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OBJECTIVE: To understand preferences for features of weight loss programs among adults with or at risk of type 2 diabetes in the U.K. RESEARCH DESIGN AND METHODS: We conducted a discrete choice experiment with 3,960 U.K. adults living with overweight (n = 675 with type 2 diabetes). Preferences for seven characteristics of weight loss programs were analyzed. Simulations from choice models using the experimental data predicted uptake of available weight loss programs. Patient groups comprising those who have experience with weight loss programs, including from minority communities, informed the experimental design. RESULTS: Preferences did not differ between individuals with and without type 2 diabetes. Preferences were strongest for type of diet. Healthy eating was most preferred relative to total diet replacement (odds ratio [OR] 2.24; 95% CI 2.04-2.44). Individual interventions were more popular than group interventions (OR 1.40; 95% CI 1.34-1.47). Participants preferred programs offering weight loss of 10-15 kg (OR 1.37; 95% CI 1.28-1.47) to those offering loss of 2-4 kg. Online content was preferred over in-person contact (OR 1.24; 95% CI 1.18-1.30). There were few differences in preferences by gender or ethnicity, although weight loss was more important to women than to men, and individuals from ethnic minority populations identified more with programs where others shared their characteristics. Modeling suggested that tailoring programs to individual preferences could increase participation by ∼17 percentage points (68% in relative terms). CONCLUSIONS: Offering a range of weight loss programs targeting the preferred attributes of different patient groups could potentially encourage more people to participate in weight loss programs and support those living with overweight to reduce their weight.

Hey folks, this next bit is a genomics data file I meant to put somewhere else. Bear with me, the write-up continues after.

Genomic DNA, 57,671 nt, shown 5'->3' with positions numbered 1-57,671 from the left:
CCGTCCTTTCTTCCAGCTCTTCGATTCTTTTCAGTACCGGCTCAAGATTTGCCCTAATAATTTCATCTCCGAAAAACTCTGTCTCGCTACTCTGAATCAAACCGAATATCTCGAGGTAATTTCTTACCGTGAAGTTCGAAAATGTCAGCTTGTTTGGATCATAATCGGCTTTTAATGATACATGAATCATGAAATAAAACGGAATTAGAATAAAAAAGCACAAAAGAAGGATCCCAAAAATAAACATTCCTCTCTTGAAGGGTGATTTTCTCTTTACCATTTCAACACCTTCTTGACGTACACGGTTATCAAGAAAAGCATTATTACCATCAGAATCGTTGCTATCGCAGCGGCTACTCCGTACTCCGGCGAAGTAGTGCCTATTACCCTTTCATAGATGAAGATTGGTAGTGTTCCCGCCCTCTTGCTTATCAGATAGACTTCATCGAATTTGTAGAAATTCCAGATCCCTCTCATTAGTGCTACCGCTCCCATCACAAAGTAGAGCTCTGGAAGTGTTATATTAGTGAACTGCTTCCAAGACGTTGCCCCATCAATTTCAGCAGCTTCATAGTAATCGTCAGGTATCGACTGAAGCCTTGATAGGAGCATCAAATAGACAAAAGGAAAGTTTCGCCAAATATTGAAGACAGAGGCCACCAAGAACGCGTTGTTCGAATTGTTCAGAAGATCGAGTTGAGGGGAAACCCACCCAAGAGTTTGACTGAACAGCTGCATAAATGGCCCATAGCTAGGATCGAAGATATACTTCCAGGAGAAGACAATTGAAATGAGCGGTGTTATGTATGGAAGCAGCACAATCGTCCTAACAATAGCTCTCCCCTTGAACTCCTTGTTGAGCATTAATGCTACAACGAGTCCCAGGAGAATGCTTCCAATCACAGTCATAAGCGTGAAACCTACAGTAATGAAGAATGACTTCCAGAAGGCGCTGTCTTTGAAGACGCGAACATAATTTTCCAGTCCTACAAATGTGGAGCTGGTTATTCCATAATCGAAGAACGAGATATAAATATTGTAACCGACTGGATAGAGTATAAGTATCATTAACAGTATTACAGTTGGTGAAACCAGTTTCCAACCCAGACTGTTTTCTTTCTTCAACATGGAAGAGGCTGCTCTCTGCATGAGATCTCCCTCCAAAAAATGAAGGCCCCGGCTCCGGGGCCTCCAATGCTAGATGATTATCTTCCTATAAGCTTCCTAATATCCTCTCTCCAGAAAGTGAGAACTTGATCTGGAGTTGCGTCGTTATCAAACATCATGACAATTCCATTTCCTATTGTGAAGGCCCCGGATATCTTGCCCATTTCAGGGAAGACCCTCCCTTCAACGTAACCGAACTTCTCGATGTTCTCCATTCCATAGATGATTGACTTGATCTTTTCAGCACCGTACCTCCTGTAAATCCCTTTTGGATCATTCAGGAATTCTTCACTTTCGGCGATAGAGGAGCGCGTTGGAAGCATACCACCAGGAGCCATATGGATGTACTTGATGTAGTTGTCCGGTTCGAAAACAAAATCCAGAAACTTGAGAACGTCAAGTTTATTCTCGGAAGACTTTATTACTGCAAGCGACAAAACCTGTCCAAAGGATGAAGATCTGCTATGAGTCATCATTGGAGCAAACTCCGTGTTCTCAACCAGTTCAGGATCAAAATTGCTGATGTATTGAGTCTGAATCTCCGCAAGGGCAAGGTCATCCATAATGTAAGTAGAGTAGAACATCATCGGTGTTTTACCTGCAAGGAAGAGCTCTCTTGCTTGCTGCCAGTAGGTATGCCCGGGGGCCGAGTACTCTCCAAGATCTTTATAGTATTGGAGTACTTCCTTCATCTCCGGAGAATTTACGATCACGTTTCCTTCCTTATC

Original publication




Journal article


Diabetes Care

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